5. Mastercard

Mastercard is right behind Visa as a high-margin credit card network powering the global economy. It’s not as big as Visa, but its revenue and net income are growing faster, and so is its stock price. It has the same sustainable model and business, and it’s also a Buffett stock. The dividend yields just 0.6% at the current share price, but the management team has increased it even faster than Visa’s: by 500% in the last decade.

6. Home Depot

Home Depot is the largest home improvement chain in the world, with more than 2,300 stores in North America. The country has felt the pressure of inflation, but is reliable for long-term growth and profit generation. It embraced the omnichannel model before it became popular and was well prepared for the pandemic. The country is also well positioned to return to growth under more favorable economic conditions. Home Depot’s dividend yields 2.4% at the current share price.

7. Costco

Costco operates a discount store chain with a membership model that creates loyalty and high sales. It’s been reporting rising membership fee revenues and record renewal rates lately, as shoppers become even more likely to favor the lowest prices when pennies are involved. Sales growth is starting to accelerate again and Costco has a long growth trajectory as it continues to open new stores. Costco’s regular dividend yields just 0.6%, but the company also pays special dividends on an irregular basis, and its most recent dividend, which it paid in January, was $15 per share.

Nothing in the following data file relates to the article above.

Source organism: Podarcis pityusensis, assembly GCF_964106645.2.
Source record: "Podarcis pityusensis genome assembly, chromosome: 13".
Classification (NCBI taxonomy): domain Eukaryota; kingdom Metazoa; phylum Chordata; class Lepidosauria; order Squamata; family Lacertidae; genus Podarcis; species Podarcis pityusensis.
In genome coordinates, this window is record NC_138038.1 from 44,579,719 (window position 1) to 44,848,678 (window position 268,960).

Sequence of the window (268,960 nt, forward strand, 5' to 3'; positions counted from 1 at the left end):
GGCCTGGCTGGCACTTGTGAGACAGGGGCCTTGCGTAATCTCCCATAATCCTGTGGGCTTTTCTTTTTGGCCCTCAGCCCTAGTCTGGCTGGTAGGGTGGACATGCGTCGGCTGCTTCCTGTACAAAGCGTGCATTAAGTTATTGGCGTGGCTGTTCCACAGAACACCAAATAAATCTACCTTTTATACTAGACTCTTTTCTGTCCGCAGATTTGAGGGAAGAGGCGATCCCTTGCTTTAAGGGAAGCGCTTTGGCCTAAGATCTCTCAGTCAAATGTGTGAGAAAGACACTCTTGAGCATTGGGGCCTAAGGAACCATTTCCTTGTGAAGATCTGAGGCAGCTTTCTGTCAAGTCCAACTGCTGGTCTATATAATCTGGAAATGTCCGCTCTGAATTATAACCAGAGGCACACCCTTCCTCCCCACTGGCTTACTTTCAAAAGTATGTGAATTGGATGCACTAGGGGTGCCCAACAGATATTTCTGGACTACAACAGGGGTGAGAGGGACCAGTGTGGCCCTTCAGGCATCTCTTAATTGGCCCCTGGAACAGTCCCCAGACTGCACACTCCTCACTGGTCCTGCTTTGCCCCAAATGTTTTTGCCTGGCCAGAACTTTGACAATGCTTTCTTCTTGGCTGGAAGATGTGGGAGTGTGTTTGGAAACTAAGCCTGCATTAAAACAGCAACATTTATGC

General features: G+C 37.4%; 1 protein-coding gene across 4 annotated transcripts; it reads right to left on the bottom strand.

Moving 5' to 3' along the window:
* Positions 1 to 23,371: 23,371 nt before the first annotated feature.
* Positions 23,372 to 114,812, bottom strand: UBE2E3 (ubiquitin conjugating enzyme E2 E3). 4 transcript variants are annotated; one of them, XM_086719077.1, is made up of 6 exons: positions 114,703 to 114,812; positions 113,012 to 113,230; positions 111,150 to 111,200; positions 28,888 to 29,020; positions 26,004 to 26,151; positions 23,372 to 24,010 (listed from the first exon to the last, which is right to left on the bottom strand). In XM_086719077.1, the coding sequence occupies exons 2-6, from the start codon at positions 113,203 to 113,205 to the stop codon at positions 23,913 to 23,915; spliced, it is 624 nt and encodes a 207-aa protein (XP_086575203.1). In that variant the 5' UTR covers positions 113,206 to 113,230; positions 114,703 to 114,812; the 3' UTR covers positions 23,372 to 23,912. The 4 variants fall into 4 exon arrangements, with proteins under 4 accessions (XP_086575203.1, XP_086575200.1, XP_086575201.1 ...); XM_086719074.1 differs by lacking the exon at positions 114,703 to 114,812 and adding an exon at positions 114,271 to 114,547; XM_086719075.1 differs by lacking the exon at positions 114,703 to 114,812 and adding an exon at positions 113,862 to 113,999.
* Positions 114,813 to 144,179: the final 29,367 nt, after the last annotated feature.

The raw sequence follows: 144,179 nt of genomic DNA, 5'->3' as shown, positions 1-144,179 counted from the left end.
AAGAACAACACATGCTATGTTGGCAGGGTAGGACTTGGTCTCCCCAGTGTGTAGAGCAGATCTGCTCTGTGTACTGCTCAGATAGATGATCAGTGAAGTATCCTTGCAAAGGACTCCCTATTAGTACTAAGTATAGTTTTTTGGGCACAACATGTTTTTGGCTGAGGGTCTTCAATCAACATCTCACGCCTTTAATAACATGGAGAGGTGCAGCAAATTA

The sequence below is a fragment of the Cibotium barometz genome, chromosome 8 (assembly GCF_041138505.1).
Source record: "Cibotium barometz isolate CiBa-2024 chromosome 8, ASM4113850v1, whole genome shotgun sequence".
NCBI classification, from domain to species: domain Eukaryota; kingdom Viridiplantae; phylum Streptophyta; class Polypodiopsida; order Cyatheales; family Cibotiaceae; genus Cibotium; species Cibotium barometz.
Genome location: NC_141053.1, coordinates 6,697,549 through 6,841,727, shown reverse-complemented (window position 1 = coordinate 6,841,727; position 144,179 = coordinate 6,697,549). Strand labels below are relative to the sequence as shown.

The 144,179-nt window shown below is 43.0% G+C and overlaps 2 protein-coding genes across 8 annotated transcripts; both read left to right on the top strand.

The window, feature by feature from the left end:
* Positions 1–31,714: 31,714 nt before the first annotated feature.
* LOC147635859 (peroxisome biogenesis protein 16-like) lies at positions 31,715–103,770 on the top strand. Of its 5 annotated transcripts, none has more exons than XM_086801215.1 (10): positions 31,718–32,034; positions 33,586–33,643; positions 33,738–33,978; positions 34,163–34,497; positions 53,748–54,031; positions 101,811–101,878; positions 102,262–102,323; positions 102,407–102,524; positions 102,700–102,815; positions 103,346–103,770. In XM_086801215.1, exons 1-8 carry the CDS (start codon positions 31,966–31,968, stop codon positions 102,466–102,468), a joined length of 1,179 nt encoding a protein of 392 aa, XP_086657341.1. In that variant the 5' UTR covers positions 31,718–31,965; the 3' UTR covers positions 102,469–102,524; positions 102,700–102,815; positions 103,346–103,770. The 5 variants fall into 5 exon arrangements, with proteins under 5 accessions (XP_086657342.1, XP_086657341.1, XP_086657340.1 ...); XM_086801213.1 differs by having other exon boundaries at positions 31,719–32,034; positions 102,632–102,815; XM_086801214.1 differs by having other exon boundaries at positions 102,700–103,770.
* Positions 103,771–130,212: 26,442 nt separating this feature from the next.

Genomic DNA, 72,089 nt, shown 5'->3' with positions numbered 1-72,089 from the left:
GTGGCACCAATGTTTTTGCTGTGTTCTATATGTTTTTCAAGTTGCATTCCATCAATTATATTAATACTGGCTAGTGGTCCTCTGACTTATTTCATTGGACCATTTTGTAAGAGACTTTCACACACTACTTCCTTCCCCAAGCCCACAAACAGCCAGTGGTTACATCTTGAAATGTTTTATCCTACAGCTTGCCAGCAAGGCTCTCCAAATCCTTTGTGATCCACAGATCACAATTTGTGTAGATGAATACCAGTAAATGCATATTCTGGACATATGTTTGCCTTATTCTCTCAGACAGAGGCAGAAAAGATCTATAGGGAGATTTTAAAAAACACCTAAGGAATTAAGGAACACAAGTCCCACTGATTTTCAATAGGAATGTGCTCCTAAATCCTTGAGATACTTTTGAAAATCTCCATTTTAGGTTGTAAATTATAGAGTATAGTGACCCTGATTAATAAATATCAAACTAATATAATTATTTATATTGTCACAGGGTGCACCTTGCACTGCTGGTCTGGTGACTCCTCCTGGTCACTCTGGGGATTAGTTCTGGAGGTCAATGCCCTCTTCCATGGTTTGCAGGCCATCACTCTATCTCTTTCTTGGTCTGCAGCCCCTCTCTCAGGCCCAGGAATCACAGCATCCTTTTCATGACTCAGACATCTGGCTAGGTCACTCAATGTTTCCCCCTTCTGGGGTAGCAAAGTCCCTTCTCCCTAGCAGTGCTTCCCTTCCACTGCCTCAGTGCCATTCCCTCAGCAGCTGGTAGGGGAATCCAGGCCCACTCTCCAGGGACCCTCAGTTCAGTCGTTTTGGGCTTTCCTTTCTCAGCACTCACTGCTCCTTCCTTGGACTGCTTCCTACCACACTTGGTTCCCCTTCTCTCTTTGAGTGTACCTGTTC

Value stocks offer steady growth with low risk

Let’s take a look at how these stocks are doing so far this year versus their tech counterparts.


As a group, the Magnificent Seven have outperformed this cohort of value stocks so far this year, as the chart below suggests. But the former have also been more volatile.

All value stocks are in positive territory this year, while technology stocks are not. They’re also almost all outperforming the S&P 500, which is up 10.1% year to date.

AMZN chartAMZN chart

Value stocks create shareholder value with much less risk. Even if you don’t choose to invest in all of them, each can provide benefits for a diversified portfolio, and most of them have the added benefit of dividend income.

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John Mackey, former CEO of Whole Foods Market, an Amazon subsidiary, is a member of The Motley Fool’s board of directors. JPMorgan Chase is an advertising partner of The Ascent, a Motley Fool company. Randi Zuckerberg, former director of market development and spokeswoman for Facebook and sister of Mark Zuckerberg, CEO of Meta Platforms, is a member of The Motley Fool’s board of directors. Suzanne Frey, a director at Alphabet, is a member of The Motley Fool’s board of directors. Jennifer Saibil has no positions in any of the stocks mentioned. The Motley Fool holds positions in and recommends Alphabet, Amazon, Apple, Berkshire Hathaway, Costco Wholesale, Home Depot, JPMorgan Chase, Mastercard, Meta Platforms, Microsoft, Nvidia, Tesla, Visa, and Walmart. The Motley Fool recommends the following options: long January 2025 calls of $370 on Mastercard, long January 2026 calls of $395 on Microsoft, short January 2025 calls of $380 on Mastercard, and short January 2026 calls of $405 on Microsoft. The Motley Fool has a disclosure policy.

If There Were a ‘Magnificent Seven’ of Value Stocks, These Stocks Would Make It Originally published by The Motley Fool